|Better Farming Series 17 - Groundnuts (FAO - INADES, 1977, 40 p.)|
|Why groundnuts are grown|
|How to choose good seeds|
|Using selected seeds|
|How to know whether seeds are good|
|Choosing the land|
|Marking out the boundaries of the field|
|How to calculate the area of a field|
|Why till the soil before sowing?|
|How to plough|
|When to sow|
|How to sow|
|What is the correct spacing?|
|What fertilizers to use|
|How to apply fertilizers|
|Why cultivation is needed|
|How to cultivate|
|When to cultivate|
|Protect groundnuts from disease|
|When to harvest|
|How to harvest|
|What to do after harvesting|
|Machines and animal power are very useful in growing groundnuts|
|Suggested question paper|
22. Make a first furrow with the plough across the whole length of the field.
Make a first furrow with the plough
At the end of the field, turn.
Make a second furrow alongside the first. The second strip of ploughed field joins the first. After that, keep turning around the double strip of ploughed field. This is conventional ploughing. If the field is very long, you have to turn less often; ploughing is quicker. Now the field is well ploughed.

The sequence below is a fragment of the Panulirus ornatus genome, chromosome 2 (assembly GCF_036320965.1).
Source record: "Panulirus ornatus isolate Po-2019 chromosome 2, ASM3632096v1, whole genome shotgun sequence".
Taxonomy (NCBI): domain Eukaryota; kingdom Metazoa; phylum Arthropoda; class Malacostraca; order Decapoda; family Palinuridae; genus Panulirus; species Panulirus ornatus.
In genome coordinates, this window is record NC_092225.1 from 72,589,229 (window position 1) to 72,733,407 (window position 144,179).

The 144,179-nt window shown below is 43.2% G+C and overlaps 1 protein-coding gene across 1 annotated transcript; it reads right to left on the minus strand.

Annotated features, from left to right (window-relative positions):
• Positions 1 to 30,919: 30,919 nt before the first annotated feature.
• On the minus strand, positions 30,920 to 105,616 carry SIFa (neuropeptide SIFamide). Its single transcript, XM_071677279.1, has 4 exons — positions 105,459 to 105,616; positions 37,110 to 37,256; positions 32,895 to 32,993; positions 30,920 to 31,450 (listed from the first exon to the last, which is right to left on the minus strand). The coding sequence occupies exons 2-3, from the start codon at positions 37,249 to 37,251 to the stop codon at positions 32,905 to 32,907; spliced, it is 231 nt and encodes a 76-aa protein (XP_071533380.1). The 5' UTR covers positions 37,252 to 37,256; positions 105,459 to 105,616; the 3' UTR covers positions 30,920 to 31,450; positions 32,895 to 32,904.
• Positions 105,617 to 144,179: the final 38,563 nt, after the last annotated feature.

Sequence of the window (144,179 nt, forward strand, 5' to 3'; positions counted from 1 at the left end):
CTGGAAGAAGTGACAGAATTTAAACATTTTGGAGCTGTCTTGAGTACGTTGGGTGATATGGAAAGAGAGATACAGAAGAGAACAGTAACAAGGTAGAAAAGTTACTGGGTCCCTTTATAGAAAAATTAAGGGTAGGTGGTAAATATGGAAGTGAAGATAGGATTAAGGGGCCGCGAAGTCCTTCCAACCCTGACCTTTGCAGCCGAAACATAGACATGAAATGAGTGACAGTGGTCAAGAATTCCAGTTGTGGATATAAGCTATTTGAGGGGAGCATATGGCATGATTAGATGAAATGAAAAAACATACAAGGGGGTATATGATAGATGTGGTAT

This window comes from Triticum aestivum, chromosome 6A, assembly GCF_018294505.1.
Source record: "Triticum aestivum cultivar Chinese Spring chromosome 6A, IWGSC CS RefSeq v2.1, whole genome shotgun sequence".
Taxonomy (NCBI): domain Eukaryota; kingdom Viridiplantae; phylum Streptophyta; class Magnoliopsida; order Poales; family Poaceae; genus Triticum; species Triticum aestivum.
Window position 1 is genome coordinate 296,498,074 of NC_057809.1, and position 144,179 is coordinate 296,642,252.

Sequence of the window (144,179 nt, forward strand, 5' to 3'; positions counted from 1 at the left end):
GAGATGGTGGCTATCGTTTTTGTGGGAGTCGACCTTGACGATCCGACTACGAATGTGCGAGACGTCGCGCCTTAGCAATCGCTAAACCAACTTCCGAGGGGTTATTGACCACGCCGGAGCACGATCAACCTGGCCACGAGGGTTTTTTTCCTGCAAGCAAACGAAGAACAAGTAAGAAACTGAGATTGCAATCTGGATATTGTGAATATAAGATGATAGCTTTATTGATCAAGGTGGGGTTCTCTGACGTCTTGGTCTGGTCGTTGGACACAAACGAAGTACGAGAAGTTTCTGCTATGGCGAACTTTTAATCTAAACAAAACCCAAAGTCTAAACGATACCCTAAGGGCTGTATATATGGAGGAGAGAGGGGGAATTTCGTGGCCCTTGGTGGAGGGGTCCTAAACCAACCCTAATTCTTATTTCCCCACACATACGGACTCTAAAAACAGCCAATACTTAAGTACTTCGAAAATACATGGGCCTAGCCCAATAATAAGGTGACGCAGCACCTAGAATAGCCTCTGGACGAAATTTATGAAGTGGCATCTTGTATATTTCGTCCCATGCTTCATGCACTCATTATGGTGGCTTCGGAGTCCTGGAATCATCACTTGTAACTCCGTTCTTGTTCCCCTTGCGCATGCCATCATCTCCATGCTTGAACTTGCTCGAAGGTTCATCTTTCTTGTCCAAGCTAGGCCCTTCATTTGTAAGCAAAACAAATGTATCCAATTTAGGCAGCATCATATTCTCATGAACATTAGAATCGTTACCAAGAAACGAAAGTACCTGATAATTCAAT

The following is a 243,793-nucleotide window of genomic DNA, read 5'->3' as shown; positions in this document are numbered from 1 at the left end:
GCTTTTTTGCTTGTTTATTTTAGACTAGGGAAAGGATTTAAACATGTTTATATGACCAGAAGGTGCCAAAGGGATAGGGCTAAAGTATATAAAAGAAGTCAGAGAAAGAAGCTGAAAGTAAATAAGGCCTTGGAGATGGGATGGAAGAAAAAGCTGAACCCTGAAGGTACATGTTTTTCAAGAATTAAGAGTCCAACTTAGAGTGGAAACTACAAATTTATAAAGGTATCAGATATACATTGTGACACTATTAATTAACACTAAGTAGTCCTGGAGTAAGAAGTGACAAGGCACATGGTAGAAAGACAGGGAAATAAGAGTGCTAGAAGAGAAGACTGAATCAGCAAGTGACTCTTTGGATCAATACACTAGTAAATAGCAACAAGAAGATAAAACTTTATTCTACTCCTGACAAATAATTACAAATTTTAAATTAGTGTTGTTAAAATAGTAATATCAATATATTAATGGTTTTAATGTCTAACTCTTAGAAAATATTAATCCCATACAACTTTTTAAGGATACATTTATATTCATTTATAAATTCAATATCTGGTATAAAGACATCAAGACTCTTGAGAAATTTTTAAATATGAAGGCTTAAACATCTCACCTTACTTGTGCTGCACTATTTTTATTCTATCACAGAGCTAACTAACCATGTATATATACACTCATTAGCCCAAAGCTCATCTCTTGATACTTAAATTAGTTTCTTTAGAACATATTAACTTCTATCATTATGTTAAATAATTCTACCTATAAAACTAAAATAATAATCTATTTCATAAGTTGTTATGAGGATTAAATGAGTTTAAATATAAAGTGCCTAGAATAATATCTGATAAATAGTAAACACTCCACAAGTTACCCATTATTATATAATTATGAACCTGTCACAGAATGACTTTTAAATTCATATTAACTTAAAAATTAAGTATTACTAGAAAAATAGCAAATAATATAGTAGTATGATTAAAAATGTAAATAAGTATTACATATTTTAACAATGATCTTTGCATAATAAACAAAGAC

23. Ploughing often does not leave the soil flat. There are clods of earth. These clods of earth are broken up with a harrow.
Ploughing often does not leave the soil flat
If you do not have a harrow, you can let an animal draw big branches over the field to crush the clods.
Animal draw big branches over the field to crush the clods